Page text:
Another 2021 study, Adult Attachment and Engagement with Fictional Characters, published in Sage journal suggests that the appeal of engaging with fictional characters is influenced by attachment style. “Higher attachment anxiety leads to stronger parasocial emotional bonds with nurturing characters, while individuals with avoidant attachment styles may be drawn to personalities embodying traits they value, such as autonomy and independence,” says Sahani.

3. Reel Over Real: Fictophiles are drawn to characters who evoke mixed emotions or possess traits they find appealing, even if those traits are contradictory. “Some express a preference for fictional characters over real individuals due to the former’s perceived superior emotional qualities and conventionally attractive physical appearances. The safety associated with loving fictional characters, who cannot hurt, betray or reject, is a common sentiment among fictophiles. They exercise a high degree of control over their interactions with fictional characters, finding comfort in the predictability of these relationships, particularly if they have experienced instability in real-life connections,” adds Dr Srivastava.

For some, the signs of fictophilia manifest subtly. It may begin with an intense emotional response to a character’s storyline, a tinge of jealousy when they form connections with others in the narrative, or an undeniable longing for the fictional world to become a tangible reality. “Fictophilia often stems from a desire for the idealised. These attachments offer a sense of control and escapism, providing comfort in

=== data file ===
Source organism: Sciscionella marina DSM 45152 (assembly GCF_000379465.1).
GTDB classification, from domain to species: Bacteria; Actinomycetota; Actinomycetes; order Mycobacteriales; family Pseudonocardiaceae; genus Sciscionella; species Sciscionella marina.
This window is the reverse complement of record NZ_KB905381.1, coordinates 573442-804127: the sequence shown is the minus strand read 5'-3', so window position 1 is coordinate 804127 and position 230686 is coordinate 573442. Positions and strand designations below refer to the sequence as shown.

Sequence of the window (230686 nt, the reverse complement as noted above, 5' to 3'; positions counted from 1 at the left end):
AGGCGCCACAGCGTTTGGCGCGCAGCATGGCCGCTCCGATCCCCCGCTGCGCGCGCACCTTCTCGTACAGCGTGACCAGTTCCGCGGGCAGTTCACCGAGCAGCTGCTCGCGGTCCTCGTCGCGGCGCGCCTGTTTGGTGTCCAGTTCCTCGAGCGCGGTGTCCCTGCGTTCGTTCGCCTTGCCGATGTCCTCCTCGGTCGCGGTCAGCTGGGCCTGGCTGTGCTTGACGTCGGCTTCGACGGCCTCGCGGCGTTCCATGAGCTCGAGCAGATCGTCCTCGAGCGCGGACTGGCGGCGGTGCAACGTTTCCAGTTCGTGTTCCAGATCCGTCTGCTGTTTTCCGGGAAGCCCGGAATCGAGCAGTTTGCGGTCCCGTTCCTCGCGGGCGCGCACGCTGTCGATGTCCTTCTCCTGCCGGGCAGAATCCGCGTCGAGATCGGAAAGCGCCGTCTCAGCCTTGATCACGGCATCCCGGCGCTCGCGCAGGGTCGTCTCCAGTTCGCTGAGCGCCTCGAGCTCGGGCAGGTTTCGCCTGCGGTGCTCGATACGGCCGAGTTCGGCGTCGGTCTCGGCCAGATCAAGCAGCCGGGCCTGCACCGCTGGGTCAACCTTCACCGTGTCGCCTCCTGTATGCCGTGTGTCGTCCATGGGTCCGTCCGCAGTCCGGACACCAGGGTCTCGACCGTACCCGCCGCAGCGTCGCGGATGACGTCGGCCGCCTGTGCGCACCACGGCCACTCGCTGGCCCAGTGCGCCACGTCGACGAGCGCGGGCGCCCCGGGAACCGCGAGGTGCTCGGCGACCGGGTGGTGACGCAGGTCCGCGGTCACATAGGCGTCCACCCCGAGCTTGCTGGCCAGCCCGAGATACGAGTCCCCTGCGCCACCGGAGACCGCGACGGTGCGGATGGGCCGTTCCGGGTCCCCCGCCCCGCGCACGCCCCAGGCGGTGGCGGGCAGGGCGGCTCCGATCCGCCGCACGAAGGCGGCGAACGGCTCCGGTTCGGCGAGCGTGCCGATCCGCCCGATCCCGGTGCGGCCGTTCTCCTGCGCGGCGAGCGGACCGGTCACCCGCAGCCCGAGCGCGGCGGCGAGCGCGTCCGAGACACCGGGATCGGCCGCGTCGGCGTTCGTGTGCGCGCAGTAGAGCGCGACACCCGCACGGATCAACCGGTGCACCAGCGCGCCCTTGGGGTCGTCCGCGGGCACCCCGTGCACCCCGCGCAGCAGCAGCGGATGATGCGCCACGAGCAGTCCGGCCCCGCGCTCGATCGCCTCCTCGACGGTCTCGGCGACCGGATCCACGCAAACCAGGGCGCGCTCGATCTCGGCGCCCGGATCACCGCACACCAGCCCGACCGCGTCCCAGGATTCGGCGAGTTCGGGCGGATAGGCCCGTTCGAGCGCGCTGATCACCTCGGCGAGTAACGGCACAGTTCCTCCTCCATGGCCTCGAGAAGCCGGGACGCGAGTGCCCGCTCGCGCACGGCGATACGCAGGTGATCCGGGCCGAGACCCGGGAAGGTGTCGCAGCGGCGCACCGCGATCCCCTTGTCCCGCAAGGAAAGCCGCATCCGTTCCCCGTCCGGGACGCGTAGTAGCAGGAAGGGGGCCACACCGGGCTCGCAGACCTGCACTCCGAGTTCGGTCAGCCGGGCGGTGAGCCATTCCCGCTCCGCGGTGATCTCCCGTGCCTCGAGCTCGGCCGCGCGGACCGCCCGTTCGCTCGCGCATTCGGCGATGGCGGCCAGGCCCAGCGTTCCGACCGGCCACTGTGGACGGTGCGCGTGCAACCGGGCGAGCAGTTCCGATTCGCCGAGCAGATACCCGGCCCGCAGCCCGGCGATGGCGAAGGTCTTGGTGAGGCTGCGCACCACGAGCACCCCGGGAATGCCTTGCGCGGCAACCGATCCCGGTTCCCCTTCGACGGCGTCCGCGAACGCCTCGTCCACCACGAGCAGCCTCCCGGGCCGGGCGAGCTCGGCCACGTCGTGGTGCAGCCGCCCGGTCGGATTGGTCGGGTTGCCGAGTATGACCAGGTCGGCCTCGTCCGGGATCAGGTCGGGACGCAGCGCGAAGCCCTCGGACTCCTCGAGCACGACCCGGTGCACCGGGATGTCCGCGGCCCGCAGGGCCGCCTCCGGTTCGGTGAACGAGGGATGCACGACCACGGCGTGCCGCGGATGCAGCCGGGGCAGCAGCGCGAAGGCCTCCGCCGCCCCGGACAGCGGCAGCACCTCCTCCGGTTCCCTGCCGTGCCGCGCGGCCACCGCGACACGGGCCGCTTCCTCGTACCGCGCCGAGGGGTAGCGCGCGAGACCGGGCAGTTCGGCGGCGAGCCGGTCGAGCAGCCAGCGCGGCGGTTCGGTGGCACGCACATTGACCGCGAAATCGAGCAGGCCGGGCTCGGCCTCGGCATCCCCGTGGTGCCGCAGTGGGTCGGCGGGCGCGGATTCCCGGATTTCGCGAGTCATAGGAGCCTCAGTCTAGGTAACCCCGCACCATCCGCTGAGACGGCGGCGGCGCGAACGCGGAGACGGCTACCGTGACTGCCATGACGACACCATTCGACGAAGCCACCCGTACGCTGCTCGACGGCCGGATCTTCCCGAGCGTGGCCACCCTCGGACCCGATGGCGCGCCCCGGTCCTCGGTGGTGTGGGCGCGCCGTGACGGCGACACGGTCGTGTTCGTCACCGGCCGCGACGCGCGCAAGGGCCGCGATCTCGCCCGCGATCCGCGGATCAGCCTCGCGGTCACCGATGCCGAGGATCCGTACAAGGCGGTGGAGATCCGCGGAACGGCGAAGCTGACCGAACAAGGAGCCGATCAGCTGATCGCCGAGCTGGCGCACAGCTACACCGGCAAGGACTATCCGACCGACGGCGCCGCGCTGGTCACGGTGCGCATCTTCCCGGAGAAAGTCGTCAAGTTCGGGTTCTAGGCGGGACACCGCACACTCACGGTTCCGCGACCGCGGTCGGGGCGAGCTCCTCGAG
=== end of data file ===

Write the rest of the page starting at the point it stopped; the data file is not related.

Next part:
a world that can be unpredictable and challenging,” Raj explains. It’s crucial to note that these behaviours are not inherently problematic or unusual. Maintaining a balance between affection for fictional characters and engagement in real-world relationships, however, is essential for emotional wellbeing and personal growth. Online platforms and fan communities have become the epicentre for those embracing fictophilia. “The digital platform provides a haven where like-minded individuals can find solace and understanding without judgment,” adds Raj.

Despite the apparent therapeutic effect of fictophilia, the symptoms raise questions about its impact on real-world relationships. How does an attachment with a fictional character affect a person’s ability to form and maintain connections with actual people? Sahani suggests, “It’s crucial to strike a balance. Fictophilia becomes problematic when it interferes with one’s ability to form healthy connections in the real world. As long as these emotional attachments enhance rather than hinder personal growth, they can coexist with real-life relationships.”  Fictophilia has initiated a broader conversation about the evolving nature of love. As technology continues to advance and storytelling evolves, so too will our understanding of the fascinating world of emotions, which bridges the gap between reality and fiction.